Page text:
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Homeland Security - Just Not In Our Homeland
We have the appearance of being protected in our country -- not actual protection. Here's an excerpt from a New York Times editorial, "Hokum on Homeland Security":

In a tour of the National Counterterrorism Center in Virginia last week, President Bush declared that “America is safer than it has been” and assured Americans that “we’re doing everything in our power to protect you.”

...But there is still no system to detect liquid explosives, a shocking deficiency more than a decade after terrorists were caught preparing to use such explosives to bring down a dozen airliners over the Pacific Ocean. The installation of “puffer” machines to detect trace explosives is lagging, and a program to integrate explosive-detection machines into the automated baggage conveyor systems at airports will not be finished, at the current pace of spending, for another 18 years.

Very little of the commercial air cargo that is carried aboard planes is screened or inspected, mostly because neither the shippers nor the airlines want to disrupt this lucrative flow of business. There is still no unified watch list to alert airlines to potentially dangerous passengers, and a prescreening program that would match airline passengers against terrorist watch lists remains stuck in development. All this in the industry that has received the most lavish attention since 9/11.

Even worse gaps remain in other areas. Port security relies primarily on certifying that cargo shipments are safe before they are loaded on freighters headed for this country. Only a small percentage of containers are screened once they hit our shores, raising the fearsome possibility that a nuclear or biological weapon might be smuggled in and detonated here.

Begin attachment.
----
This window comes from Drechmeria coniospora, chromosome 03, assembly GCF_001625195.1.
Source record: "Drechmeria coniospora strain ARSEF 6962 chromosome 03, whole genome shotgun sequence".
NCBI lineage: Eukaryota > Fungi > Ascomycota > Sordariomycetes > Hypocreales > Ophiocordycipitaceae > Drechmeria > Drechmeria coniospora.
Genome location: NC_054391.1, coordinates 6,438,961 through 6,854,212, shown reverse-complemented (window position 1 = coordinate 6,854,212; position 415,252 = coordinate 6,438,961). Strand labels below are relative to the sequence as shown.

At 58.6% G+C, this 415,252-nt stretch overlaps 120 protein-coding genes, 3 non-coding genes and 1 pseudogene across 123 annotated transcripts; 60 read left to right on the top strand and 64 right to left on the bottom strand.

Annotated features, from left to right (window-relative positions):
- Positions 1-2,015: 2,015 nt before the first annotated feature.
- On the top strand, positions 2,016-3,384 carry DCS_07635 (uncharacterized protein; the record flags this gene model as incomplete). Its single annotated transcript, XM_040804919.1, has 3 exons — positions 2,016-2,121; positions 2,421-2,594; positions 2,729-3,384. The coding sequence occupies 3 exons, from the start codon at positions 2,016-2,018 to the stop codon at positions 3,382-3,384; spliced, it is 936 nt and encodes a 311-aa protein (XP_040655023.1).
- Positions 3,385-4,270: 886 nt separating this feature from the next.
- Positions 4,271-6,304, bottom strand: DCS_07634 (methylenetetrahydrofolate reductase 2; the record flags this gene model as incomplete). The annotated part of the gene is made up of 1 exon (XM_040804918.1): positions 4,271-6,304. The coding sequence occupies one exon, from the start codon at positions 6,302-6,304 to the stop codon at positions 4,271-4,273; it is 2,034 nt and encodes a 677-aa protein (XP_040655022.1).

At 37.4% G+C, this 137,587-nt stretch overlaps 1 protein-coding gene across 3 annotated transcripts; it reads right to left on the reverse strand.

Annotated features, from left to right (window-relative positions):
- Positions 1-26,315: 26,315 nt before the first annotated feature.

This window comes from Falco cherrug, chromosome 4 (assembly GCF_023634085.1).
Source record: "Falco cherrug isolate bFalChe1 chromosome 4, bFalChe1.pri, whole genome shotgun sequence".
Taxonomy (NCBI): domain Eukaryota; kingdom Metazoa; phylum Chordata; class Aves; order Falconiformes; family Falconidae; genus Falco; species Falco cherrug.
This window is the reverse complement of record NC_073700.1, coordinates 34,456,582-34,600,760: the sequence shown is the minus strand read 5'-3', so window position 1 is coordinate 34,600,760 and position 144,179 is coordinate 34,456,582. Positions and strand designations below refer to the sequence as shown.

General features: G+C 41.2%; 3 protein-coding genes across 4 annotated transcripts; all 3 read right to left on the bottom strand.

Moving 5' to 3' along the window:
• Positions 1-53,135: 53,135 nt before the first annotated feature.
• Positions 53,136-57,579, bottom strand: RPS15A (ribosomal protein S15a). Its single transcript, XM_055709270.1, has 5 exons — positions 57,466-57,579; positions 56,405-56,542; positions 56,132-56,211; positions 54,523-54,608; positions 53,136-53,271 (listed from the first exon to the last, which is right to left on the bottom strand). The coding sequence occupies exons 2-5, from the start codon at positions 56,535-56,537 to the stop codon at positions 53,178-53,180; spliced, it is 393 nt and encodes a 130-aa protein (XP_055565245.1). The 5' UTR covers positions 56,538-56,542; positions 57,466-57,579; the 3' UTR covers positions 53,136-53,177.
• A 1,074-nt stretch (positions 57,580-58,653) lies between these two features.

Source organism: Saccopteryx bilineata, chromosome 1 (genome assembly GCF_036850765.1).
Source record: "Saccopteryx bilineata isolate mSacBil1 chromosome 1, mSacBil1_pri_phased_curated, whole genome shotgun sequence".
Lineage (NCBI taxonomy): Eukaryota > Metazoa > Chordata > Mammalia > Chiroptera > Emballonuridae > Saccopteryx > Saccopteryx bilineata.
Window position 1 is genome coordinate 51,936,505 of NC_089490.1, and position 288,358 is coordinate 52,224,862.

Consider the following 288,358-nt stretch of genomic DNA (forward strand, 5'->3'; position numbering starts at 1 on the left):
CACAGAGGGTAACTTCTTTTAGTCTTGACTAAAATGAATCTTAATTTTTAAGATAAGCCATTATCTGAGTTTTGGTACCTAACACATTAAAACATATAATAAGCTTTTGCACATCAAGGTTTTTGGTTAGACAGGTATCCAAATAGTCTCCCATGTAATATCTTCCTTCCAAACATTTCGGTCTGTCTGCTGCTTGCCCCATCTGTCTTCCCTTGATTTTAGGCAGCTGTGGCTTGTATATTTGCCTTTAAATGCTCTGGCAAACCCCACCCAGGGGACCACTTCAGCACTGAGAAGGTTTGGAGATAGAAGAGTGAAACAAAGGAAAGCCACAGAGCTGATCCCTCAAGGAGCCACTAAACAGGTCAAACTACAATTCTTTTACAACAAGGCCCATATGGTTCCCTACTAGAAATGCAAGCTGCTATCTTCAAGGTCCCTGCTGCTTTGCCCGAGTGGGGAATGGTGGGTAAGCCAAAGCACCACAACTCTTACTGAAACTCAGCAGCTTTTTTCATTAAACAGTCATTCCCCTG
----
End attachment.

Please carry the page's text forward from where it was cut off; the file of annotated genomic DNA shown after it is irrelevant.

Programs to keep dangerous nuclear materials in the former Soviet Union out of the hands of terrorists through greater security are moving so slowly that it will take another 14 years to complete the job. This is reckless beyond belief when nuclear terrorism is the most frightening prospect of all.

On the industrial front, the nation’s chemical plants, perhaps the most lethal and vulnerable of all our manufacturing complexes, remain dangerously underdefended, mostly because the government has been unwilling to compel private industry to take action. A new tamper-proof identification card for workers in the far-flung transportation industry has yet to be issued.

...Almost everyone agrees that the administration has taken some important steps toward greater security, but as the leaders of the 9/11 commission recently commented, it has not made the issue a top priority. The long, costly, chaotic occupation of Iraq, though touted as a front line of the war on terror, has actually sapped energy, resources and top-level attention that would be better applied to the real threat, a terrorist attack on the homeland.

Luckily, we're winning in Iraq, and it looks like democracy is just around the bend, Al Qaeda has been put out of business, and the Iraqi Shia and Shiites are just hanging around passing bouquets of flowers back and forth.

Posted by aalkon at August 20, 2006 8:10 AM

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Comments

What we really need is the obsolecence of mass air travel. When it becomes practical for those who need to commute across the Atlantic to do so in their own personal vehicles, will this problem of our vulnerability in this area truly be solved. I'll fly across the ocean when we have cars right out of "The Jetsons."

Posted by: Patrick at August 20, 2006 1:21 PM

Given that the earth generates a massive electromagnetic field, flying cars based on magnets shouldnt be to difficult

Posted by: lujlp at August 21, 2006 1:22 AM

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